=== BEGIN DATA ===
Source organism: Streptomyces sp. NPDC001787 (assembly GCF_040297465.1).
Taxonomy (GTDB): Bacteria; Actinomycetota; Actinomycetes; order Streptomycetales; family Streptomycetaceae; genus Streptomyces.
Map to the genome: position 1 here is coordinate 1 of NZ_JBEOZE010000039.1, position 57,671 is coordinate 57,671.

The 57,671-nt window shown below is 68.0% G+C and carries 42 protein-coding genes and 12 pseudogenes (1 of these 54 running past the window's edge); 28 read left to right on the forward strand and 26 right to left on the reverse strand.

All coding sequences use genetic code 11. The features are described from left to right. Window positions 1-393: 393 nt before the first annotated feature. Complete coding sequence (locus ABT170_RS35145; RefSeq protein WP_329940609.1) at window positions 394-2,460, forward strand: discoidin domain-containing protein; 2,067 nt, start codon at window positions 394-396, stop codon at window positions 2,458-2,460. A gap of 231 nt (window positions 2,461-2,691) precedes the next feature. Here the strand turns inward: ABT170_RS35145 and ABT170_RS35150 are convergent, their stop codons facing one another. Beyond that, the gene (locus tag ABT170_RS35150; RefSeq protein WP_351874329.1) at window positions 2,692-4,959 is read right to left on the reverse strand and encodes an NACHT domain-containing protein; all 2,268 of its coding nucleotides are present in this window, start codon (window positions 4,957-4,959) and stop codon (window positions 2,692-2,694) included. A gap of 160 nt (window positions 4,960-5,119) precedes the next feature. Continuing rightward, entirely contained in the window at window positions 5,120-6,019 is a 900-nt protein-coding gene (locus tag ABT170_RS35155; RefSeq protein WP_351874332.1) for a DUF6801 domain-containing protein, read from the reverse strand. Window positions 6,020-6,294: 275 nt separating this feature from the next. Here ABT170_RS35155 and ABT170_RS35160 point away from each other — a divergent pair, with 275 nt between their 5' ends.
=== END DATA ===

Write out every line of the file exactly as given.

Source organism: Streptomyces sp. NPDC001787 (assembly GCF_040297465.1).
Taxonomy (GTDB): Bacteria; Actinomycetota; Actinomycetes; order Streptomycetales; family Streptomycetaceae; genus Streptomyces.
Map to the genome: position 1 here is coordinate 1 of NZ_JBEOZE010000039.1, position 57,671 is coordinate 57,671.

The 57,671-nt window shown below is 68.0% G+C and carries 42 protein-coding genes and 12 pseudogenes (1 of these 54 running past the window's edge); 28 read left to right on the forward strand and 26 right to left on the reverse strand.

All coding sequences use genetic code 11. The features are described from left to right. Window positions 1-393: 393 nt before the first annotated feature. Complete coding sequence (locus ABT170_RS35145; RefSeq protein WP_329940609.1) at window positions 394-2,460, forward strand: discoidin domain-containing protein; 2,067 nt, start codon at window positions 394-396, stop codon at window positions 2,458-2,460. A gap of 231 nt (window positions 2,461-2,691) precedes the next feature. Here the strand turns inward: ABT170_RS35145 and ABT170_RS35150 are convergent, their stop codons facing one another. Beyond that, the gene (locus tag ABT170_RS35150; RefSeq protein WP_351874329.1) at window positions 2,692-4,959 is read right to left on the reverse strand and encodes an NACHT domain-containing protein; all 2,268 of its coding nucleotides are present in this window, start codon (window positions 4,957-4,959) and stop codon (window positions 2,692-2,694) included. A gap of 160 nt (window positions 4,960-5,119) precedes the next feature. Continuing rightward, entirely contained in the window at window positions 5,120-6,019 is a 900-nt protein-coding gene (locus tag ABT170_RS35155; RefSeq protein WP_351874332.1) for a DUF6801 domain-containing protein, read from the reverse strand. Window positions 6,020-6,294: 275 nt separating this feature from the next. Here ABT170_RS35155 and ABT170_RS35160 point away from each other — a divergent pair, with 275 nt between their 5' ends.